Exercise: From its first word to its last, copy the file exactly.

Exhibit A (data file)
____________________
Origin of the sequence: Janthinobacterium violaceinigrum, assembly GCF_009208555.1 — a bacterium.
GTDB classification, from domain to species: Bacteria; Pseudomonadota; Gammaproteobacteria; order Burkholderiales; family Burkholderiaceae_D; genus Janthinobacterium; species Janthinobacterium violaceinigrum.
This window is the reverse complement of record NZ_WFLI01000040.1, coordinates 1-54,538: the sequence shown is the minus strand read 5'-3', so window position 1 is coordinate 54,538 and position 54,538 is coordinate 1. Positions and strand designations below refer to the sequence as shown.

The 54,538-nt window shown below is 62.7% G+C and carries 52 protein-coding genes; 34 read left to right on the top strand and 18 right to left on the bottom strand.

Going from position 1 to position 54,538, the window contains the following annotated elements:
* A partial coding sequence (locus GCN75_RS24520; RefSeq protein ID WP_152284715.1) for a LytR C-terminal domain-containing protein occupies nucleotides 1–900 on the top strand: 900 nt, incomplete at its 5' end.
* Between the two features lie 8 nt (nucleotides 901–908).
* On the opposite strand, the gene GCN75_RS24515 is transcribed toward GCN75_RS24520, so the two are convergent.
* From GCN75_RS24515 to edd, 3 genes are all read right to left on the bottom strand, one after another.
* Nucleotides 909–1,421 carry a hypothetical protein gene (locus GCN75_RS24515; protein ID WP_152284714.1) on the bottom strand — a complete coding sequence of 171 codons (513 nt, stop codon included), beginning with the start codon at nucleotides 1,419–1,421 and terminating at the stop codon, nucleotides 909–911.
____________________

Origin of the sequence: Janthinobacterium violaceinigrum, assembly GCF_009208555.1 — a bacterium.
GTDB classification, from domain to species: Bacteria; Pseudomonadota; Gammaproteobacteria; order Burkholderiales; family Burkholderiaceae_D; genus Janthinobacterium; species Janthinobacterium violaceinigrum.
This window is the reverse complement of record NZ_WFLI01000040.1, coordinates 1-54,538: the sequence shown is the minus strand read 5'-3', so window position 1 is coordinate 54,538 and position 54,538 is coordinate 1. Positions and strand designations below refer to the sequence as shown.

The 54,538-nt window shown below is 62.7% G+C and carries 52 protein-coding genes; 34 read left to right on the top strand and 18 right to left on the bottom strand.

Going from position 1 to position 54,538, the window contains the following annotated elements:
* A partial coding sequence (locus GCN75_RS24520; RefSeq protein ID WP_152284715.1) for a LytR C-terminal domain-containing protein occupies nucleotides 1–900 on the top strand: 900 nt, incomplete at its 5' end.
* Between the two features lie 8 nt (nucleotides 901–908).
* On the opposite strand, the gene GCN75_RS24515 is transcribed toward GCN75_RS24520, so the two are convergent.
* From GCN75_RS24515 to edd, 3 genes are all read right to left on the bottom strand, one after another.
* Nucleotides 909–1,421 carry a hypothetical protein gene (locus GCN75_RS24515; protein ID WP_152284714.1) on the bottom strand — a complete coding sequence of 171 codons (513 nt, stop codon included), beginning with the start codon at nucleotides 1,419–1,421 and terminating at the stop codon, nucleotides 909–911.